Geographically speaking, Finland is usually not considered a part of Scandinavia.
Most sources would likely agree that the geographical definition of Scandinavia would include only Norway, Sweden, and Denmark.
However, at times, Finland is included in somewhat broader, often cultural, definitions of Scandinavia, which are closer to the definition of the Nordic countries.
People usually include Norway, Sweden, Finland, Denmark, Iceland, the Faroe Islands, and Greenland when enumerating the Nordic countries, also called the Nordics.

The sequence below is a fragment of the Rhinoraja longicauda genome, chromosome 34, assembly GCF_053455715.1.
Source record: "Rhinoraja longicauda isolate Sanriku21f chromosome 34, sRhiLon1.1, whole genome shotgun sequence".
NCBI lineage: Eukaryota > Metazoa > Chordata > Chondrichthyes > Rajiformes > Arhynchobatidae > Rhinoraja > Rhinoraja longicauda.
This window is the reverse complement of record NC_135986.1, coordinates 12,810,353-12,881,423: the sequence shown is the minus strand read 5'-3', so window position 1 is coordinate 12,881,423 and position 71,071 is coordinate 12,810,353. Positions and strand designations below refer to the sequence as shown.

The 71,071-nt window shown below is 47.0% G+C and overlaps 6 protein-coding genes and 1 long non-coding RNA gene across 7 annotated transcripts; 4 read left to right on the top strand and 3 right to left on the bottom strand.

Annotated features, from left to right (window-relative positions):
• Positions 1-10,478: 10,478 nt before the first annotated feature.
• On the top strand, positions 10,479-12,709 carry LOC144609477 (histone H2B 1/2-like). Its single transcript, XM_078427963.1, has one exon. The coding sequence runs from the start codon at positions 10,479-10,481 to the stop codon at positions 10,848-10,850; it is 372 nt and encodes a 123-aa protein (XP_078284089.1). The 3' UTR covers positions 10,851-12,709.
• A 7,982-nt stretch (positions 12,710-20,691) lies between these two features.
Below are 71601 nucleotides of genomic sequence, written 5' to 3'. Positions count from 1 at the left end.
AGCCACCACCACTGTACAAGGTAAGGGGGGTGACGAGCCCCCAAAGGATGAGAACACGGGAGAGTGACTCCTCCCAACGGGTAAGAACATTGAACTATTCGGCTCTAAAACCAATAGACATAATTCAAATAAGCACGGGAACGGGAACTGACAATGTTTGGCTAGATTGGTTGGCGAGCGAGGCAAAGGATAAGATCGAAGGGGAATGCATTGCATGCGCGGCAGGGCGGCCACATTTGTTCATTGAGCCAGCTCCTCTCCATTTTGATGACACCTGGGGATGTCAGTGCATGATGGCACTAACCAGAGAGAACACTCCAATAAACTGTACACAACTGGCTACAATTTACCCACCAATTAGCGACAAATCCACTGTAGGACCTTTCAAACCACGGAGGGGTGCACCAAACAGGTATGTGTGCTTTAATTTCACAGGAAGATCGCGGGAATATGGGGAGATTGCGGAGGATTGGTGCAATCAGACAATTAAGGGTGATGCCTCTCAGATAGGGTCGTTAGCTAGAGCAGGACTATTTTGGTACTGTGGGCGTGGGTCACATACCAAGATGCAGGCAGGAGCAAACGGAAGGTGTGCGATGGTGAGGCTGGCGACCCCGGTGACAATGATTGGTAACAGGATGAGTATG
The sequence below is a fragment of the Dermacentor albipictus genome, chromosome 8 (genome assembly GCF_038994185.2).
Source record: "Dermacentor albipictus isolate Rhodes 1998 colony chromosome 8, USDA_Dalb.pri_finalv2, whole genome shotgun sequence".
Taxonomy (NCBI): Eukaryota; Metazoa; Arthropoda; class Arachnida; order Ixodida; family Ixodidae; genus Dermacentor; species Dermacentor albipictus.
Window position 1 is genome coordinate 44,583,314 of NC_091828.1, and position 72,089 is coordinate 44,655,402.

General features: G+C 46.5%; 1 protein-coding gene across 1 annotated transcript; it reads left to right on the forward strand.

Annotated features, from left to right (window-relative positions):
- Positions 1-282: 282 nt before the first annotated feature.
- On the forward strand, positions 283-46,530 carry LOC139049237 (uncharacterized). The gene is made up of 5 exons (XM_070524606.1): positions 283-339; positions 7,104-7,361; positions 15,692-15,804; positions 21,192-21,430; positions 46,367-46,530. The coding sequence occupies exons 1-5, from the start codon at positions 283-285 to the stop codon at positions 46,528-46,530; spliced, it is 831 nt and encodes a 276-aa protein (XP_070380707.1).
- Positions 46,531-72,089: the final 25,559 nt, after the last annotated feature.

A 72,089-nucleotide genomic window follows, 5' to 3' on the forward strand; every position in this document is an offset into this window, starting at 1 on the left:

Finland is situated in Northern Europe. To the north, it is bordered by Norway, to the east, Russia, to the south, the Gulf of Finland, to the southwest, the Gulf of Bothnia, and, to the northwest, Sweden.
The country also has one autonomous territory – the Åland archipelago, which is located at the entrance to the Gulf of Bothnia.
When it comes to special features, Finland can proudly say that it has a host of forests, lakes, rivers, and islands (it contains around 56,000 lakes!). However, a third of its territory is north of the Arctic Circle.
The country’s coastline is around 4,600 kilometers long, and it is characterized by thousands of islands – especially in the southwest.
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